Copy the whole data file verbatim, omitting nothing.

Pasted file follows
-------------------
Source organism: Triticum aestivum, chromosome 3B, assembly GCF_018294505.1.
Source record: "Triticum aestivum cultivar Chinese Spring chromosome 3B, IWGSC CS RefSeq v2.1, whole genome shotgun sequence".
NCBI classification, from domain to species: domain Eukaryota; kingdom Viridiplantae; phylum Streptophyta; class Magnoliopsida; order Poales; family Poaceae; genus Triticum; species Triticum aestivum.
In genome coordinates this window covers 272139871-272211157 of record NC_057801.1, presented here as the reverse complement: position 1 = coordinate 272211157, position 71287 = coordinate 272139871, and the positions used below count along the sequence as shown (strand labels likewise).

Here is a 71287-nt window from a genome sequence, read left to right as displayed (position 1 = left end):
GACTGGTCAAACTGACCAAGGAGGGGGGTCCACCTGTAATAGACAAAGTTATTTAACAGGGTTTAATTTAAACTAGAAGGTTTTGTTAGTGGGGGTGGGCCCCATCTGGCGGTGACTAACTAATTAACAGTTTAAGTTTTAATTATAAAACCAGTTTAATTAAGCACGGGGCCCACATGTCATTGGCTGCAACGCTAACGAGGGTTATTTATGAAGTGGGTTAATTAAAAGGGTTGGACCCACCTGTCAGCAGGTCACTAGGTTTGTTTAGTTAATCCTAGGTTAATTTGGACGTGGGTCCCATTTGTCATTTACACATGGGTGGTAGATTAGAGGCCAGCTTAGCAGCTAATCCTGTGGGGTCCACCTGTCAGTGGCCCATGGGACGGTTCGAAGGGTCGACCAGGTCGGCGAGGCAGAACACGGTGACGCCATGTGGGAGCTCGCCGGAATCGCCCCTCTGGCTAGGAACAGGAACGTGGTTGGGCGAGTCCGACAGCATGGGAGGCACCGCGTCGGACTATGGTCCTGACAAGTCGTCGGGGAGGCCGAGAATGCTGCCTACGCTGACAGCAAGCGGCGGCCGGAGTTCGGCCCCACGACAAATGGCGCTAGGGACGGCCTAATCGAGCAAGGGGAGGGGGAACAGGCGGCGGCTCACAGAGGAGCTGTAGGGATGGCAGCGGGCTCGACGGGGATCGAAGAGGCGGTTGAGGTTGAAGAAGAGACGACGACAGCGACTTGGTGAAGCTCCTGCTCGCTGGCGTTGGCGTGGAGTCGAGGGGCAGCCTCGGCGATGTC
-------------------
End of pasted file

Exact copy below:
Source organism: Triticum aestivum, chromosome 3B, assembly GCF_018294505.1.
Source record: "Triticum aestivum cultivar Chinese Spring chromosome 3B, IWGSC CS RefSeq v2.1, whole genome shotgun sequence".
NCBI classification, from domain to species: domain Eukaryota; kingdom Viridiplantae; phylum Streptophyta; class Magnoliopsida; order Poales; family Poaceae; genus Triticum; species Triticum aestivum.
In genome coordinates this window covers 272139871-272211157 of record NC_057801.1, presented here as the reverse complement: position 1 = coordinate 272211157, position 71287 = coordinate 272139871, and the positions used below count along the sequence as shown (strand labels likewise).

Here is a 71287-nt window from a genome sequence, read left to right as displayed (position 1 = left end):
GACTGGTCAAACTGACCAAGGAGGGGGGTCCACCTGTAATAGACAAAGTTATTTAACAGGGTTTAATTTAAACTAGAAGGTTTTGTTAGTGGGGGTGGGCCCCATCTGGCGGTGACTAACTAATTAACAGTTTAAGTTTTAATTATAAAACCAGTTTAATTAAGCACGGGGCCCACATGTCATTGGCTGCAACGCTAACGAGGGTTATTTATGAAGTGGGTTAATTAAAAGGGTTGGACCCACCTGTCAGCAGGTCACTAGGTTTGTTTAGTTAATCCTAGGTTAATTTGGACGTGGGTCCCATTTGTCATTTACACATGGGTGGTAGATTAGAGGCCAGCTTAGCAGCTAATCCTGTGGGGTCCACCTGTCAGTGGCCCATGGGACGGTTCGAAGGGTCGACCAGGTCGGCGAGGCAGAACACGGTGACGCCATGTGGGAGCTCGCCGGAATCGCCCCTCTGGCTAGGAACAGGAACGTGGTTGGGCGAGTCCGACAGCATGGGAGGCACCGCGTCGGACTATGGTCCTGACAAGTCGTCGGGGAGGCCGAGAATGCTGCCTACGCTGACAGCAAGCGGCGGCCGGAGTTCGGCCCCACGACAAATGGCGCTAGGGACGGCCTAATCGAGCAAGGGGAGGGGGAACAGGCGGCGGCTCACAGAGGAGCTGTAGGGATGGCAGCGGGCTCGACGGGGATCGAAGAGGCGGTTGAGGTTGAAGAAGAGACGACGACAGCGACTTGGTGAAGCTCCTGCTCGCTGGCGTTGGCGTGGAGTCGAGGGGCAGCCTCGGCGATGTC